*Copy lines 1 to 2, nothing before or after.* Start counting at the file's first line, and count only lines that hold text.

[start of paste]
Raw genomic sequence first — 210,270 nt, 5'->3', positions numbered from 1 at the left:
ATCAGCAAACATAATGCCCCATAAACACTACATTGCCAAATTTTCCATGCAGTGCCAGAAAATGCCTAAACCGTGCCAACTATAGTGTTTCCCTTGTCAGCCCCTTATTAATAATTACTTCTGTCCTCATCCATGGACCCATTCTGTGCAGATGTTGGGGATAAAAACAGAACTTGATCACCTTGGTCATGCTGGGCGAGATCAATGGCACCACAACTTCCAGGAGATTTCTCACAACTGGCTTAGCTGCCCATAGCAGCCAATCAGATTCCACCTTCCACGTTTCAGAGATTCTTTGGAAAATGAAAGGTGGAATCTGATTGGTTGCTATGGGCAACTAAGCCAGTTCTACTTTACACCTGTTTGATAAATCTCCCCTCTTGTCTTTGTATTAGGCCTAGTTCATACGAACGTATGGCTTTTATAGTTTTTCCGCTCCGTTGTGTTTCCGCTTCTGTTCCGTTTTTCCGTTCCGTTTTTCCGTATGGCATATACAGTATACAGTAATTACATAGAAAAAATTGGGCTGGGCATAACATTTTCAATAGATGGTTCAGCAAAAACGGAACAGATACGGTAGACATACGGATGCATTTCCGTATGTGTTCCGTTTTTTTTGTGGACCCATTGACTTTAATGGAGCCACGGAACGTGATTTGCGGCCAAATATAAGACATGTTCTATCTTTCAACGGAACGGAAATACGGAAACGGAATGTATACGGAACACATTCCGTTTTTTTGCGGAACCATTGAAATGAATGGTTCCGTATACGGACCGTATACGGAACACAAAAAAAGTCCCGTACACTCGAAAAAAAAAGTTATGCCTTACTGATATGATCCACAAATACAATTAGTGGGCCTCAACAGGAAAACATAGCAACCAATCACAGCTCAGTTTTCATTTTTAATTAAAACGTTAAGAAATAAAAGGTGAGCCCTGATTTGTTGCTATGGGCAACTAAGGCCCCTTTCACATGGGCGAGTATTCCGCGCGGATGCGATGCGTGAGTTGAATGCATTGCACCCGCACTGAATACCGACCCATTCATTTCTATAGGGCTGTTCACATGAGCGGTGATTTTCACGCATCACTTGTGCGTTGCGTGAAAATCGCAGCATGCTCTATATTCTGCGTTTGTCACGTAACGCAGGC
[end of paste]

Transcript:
Raw genomic sequence first — 210,270 nt, 5'->3', positions numbered from 1 at the left:
ATCAGCAAACATAATGCCCCATAAACACTACATTGCCAAATTTTCCATGCAGTGCCAGAAAATGCCTAAACCGTGCCAACTATAGTGTTTCCCTTGTCAGCCCCTTATTAATAATTACTTCTGTCCTCATCCATGGACCCATTCTGTGCAGATGTTGGGGATAAAAACAGAACTTGATCACCTTGGTCATGCTGGGCGAGATCAATGGCACCACAACTTCCAGGAGATTTCTCACAACTGGCTTAGCTGCCCATAGCAGCCAATCAGATTCCACCTTCCACGTTTCAGAGATTCTTTGGAAAATGAAAGGTGGAATCTGATTGGTTGCTATGGGCAACTAAGCCAGTTCTACTTTACACCTGTTTGATAAATCTCCCCTCTTGTCTTTGTATTAGGCCTAGTTCATACGAACGTATGGCTTTTATAGTTTTTCCGCTCCGTTGTGTTTCCGCTTCTGTTCCGTTTTTCCGTTCCGTTTTTCCGTATGGCATATACAGTATACAGTAATTACATAGAAAAAATTGGGCTGGGCATAACATTTTCAATAGATGGTTCAGCAAAAACGGAACAGATACGGTAGACATACGGATGCATTTCCGTATGTGTTCCGTTTTTTTTGTGGACCCATTGACTTTAATGGAGCCACGGAACGTGATTTGCGGCCAAATATAAGACATGTTCTATCTTTCAACGGAACGGAAATACGGAAACGGAATGTATACGGAACACATTCCGTTTTTTTGCGGAACCATTGAAATGAATGGTTCCGTATACGGACCGTATACGGAACACAAAAAAAGTCCCGTACACTCGAAAAAAAAAGTTATGCCTTACTGATATGATCCACAAATACAATTAGTGGGCCTCAACAGGAAAACATAGCAACCAATCACAGCTCAGTTTTCATTTTTAATTAAAACGTTAAGAAATAAAAGGTGAGCCCTGATTTGTTGCTATGGGCAACTAAGGCCCCTTTCACATGGGCGAGTATTCCGCGCGGATGCGATGCGTGAGTTGAATGCATTGCACCCGCACTGAATACCGACCCATTCATTTCTATAGGGCTGTTCACATGAGCGGTGATTTTCACGCATCACTTGTGCGTTGCGTGAAAATCGCAGCATGCTCTATATTCTGCGTTTGTCACGTAACGCAGGC